Dexter’s Inn in Sunapee offers 20 kilometers of groomed trails for cross country skiing and 10 additional kilometers of ungroomed backcountry trails for back country skiing and snowshoeing. Owner John Augustine describes it as “classic old fashioned skiing. You can meander through woods and fields. The trails are not on a golf course or lake, so there are no super highways to ski. Some are flat, some are hilly.” Although you feel like you’re out in the wild, don’t be fooled. Norsk pays quite a bit of attention to the Dexter’s Inn Trails; they are groomed daily to provide a variety of terrain for novices, intermediates and advanced skiers.

The Sunapee-Ragged-Kearsarge Greenway Coalition knows that hiking trails also make good cross country trails. “SKRG has 75 miles of trails,” says Andy Hager, a New London resident. “Not all of it is suitable for cross country skiing in the winter, but there are no restrictions and it’s free.”

From NH to KS: Abolitionists Charles and Julia Lovejoy

Sometimes I have time to write for fun. I found an article about the Lovejoys in the Croydon (N.H.) church history files, so did a little Googling to learn more.

From NH to KS: Abolitionists Charles and Julia Lovejoy

In 1854, New Hampshire residents Reverend Charles Hazeltine Lovejoy (1811-1904) and his wife, Julia Louisa Lovejoy (1812-1882), packed their belongings, their three children and headed to Kansas to fight slavery.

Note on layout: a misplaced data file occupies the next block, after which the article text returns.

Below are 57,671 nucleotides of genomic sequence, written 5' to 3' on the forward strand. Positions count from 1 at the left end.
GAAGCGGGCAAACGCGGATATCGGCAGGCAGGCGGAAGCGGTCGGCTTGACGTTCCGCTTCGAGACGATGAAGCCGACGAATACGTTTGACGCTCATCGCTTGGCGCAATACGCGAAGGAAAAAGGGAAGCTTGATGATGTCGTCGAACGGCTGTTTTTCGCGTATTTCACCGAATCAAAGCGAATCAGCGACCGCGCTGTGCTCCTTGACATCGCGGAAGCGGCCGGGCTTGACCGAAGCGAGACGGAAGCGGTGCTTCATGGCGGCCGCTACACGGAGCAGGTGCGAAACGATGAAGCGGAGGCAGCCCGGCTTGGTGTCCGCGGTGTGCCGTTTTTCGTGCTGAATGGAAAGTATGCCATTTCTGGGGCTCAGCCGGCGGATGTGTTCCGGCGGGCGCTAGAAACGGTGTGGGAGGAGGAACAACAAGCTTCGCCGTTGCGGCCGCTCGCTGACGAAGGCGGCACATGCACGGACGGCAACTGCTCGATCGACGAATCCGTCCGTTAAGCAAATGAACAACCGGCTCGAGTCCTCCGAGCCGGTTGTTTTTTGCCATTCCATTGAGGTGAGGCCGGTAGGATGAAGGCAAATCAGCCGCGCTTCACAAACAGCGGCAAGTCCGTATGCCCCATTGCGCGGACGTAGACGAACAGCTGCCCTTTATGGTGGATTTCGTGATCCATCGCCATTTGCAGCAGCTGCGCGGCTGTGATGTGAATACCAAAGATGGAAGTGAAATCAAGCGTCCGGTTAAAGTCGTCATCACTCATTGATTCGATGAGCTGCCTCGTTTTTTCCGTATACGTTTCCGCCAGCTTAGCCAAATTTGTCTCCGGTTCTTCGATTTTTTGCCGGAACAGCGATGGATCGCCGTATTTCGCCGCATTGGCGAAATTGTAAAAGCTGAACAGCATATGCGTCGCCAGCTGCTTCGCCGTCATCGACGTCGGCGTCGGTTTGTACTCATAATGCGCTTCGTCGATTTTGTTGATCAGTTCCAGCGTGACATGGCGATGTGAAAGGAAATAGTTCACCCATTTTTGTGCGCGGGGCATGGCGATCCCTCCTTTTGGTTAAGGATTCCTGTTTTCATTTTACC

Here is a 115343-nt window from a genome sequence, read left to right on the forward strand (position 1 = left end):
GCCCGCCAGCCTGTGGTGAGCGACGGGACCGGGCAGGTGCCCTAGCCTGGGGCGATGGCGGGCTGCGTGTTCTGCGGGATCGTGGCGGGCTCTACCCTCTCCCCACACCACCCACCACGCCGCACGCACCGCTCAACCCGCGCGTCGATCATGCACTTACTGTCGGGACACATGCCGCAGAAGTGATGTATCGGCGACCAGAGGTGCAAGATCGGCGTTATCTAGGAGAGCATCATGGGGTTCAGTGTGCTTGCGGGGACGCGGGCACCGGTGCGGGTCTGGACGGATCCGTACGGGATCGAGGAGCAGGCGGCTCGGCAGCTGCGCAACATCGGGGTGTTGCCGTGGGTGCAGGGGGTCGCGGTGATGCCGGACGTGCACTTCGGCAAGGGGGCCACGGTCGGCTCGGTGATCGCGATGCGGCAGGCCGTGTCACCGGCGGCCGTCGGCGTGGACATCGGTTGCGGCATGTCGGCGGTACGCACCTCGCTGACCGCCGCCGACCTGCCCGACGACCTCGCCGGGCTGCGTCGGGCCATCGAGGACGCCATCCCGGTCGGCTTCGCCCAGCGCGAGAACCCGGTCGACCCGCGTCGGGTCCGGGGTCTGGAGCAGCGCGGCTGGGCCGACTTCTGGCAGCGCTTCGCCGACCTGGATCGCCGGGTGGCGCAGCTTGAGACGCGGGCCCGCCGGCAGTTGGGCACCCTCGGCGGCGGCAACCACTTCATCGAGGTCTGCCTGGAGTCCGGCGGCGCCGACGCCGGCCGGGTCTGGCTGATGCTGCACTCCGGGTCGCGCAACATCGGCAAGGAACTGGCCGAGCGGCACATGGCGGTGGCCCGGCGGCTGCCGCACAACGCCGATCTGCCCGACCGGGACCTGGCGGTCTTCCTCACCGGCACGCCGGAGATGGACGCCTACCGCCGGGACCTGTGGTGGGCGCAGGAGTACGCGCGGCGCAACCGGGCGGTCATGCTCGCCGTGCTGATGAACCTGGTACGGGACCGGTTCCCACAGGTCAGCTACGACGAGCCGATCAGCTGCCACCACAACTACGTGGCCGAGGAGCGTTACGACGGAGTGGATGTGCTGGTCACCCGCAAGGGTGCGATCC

Charles was a Methodist minister with only six months of formal schooling. He prepared himself to preach by reading while working on his grandfather’s farm in Maine. Charles’ first circuit as a preacher was 600 miles in circumference: New Hampshire to Vermont to Canada.

After the death of his first wife, he met Julia Louise Hardy of Lebanon and married her. They lived in the Grantham/Croydon area of New Hampshire. L.D. Dunbar’s The History of Grantham, NH 1761-1885 lists the names of the preachers and the dates of their pastorate with the Methodist Episcopal Church of Grantham. Rev. C.H. Lovejoy wad the pastor from June 1852 to June 1853.

There is only one year (1853) of tax records for the Lovejoys with the town of Croydon. Charles preached in town, perhaps overlapping with his time in Grantham. It is documented by Edward Wheeler, author of the History of Cheshire & Sullivan County 1886, that Charles helped form a church in Croydon. Wheeler writes in the History of Croydon NH 1766-1885 section: “Preachers of the Methodist order had often visited the town and organized classes, but it was not until 1853 that a church was formed. At that time society comprising some 36 members, was organized. In 1854 they erected a meeting house in East Village, in which their services have since been held. The Rev. C.H. Lovejoy was their first pastor.” croydon 2